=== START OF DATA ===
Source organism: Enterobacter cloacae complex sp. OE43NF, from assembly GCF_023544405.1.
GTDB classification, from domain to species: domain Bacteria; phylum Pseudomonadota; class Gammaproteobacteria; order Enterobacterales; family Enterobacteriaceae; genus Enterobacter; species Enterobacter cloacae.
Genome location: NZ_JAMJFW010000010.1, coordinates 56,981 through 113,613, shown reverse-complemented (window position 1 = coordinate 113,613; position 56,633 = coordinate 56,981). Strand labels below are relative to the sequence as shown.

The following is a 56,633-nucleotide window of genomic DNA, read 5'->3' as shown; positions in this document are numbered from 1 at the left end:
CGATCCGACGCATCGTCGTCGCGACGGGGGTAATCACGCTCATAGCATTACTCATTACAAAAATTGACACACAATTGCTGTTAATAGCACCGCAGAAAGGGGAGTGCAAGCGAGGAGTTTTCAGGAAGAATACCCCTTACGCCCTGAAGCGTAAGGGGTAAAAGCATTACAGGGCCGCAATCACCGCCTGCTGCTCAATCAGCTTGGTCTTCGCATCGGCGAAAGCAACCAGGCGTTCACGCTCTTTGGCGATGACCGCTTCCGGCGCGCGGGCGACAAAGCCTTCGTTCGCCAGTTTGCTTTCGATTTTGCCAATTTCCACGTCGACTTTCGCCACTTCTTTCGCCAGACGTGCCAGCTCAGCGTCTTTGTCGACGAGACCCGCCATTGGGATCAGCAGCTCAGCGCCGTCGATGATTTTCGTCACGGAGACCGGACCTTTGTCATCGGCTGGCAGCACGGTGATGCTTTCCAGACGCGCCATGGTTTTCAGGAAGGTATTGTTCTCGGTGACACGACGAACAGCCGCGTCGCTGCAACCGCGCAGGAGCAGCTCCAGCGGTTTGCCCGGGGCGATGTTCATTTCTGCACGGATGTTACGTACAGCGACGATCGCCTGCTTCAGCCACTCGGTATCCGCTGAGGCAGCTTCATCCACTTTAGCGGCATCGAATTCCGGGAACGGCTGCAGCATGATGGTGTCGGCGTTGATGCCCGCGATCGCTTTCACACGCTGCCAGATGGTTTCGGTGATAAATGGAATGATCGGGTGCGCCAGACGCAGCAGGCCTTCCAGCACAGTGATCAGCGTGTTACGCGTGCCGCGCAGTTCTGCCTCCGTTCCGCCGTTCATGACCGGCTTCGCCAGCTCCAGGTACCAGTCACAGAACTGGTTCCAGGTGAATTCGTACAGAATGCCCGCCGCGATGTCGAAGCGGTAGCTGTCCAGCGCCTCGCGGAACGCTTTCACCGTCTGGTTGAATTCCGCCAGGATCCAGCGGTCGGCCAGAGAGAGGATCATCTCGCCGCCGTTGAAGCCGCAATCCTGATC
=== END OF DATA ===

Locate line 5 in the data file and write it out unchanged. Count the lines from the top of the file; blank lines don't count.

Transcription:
CGATCCGACGCATCGTCGTCGCGACGGGGGTAATCACGCTCATAGCATTACTCATTACAAAAATTGACACACAATTGCTGTTAATAGCACCGCAGAAAGGGGAGTGCAAGCGAGGAGTTTTCAGGAAGAATACCCCTTACGCCCTGAAGCGTAAGGGGTAAAAGCATTACAGGGCCGCAATCACCGCCTGCTGCTCAATCAGCTTGGTCTTCGCATCGGCGAAAGCAACCAGGCGTTCACGCTCTTTGGCGATGACCGCTTCCGGCGCGCGGGCGACAAAGCCTTCGTTCGCCAGTTTGCTTTCGATTTTGCCAATTTCCACGTCGACTTTCGCCACTTCTTTCGCCAGACGTGCCAGCTCAGCGTCTTTGTCGACGAGACCCGCCATTGGGATCAGCAGCTCAGCGCCGTCGATGATTTTCGTCACGGAGACCGGACCTTTGTCATCGGCTGGCAGCACGGTGATGCTTTCCAGACGCGCCATGGTTTTCAGGAAGGTATTGTTCTCGGTGACACGACGAACAGCCGCGTCGCTGCAACCGCGCAGGAGCAGCTCCAGCGGTTTGCCCGGGGCGATGTTCATTTCTGCACGGATGTTACGTACAGCGACGATCGCCTGCTTCAGCCACTCGGTATCCGCTGAGGCAGCTTCATCCACTTTAGCGGCATCGAATTCCGGGAACGGCTGCAGCATGATGGTGTCGGCGTTGATGCCCGCGATCGCTTTCACACGCTGCCAGATGGTTTCGGTGATAAATGGAATGATCGGGTGCGCCAGACGCAGCAGGCCTTCCAGCACAGTGATCAGCGTGTTACGCGTGCCGCGCAGTTCTGCCTCCGTTCCGCCGTTCATGACCGGCTTCGCCAGCTCCAGGTACCAGTCACAGAACTGGTTCCAGGTGAATTCGTACAGAATGCCCGCCGCGATGTCGAAGCGGTAGCTGTCCAGCGCCTCGCGGAACGCTTTCACCGTCTGGTTGAATTCCGCCAGGATCCAGCGGTCGGCCAGAGAGAGGATCATCTCGCCGCCGTTGAAGCCGCAATCCTGATC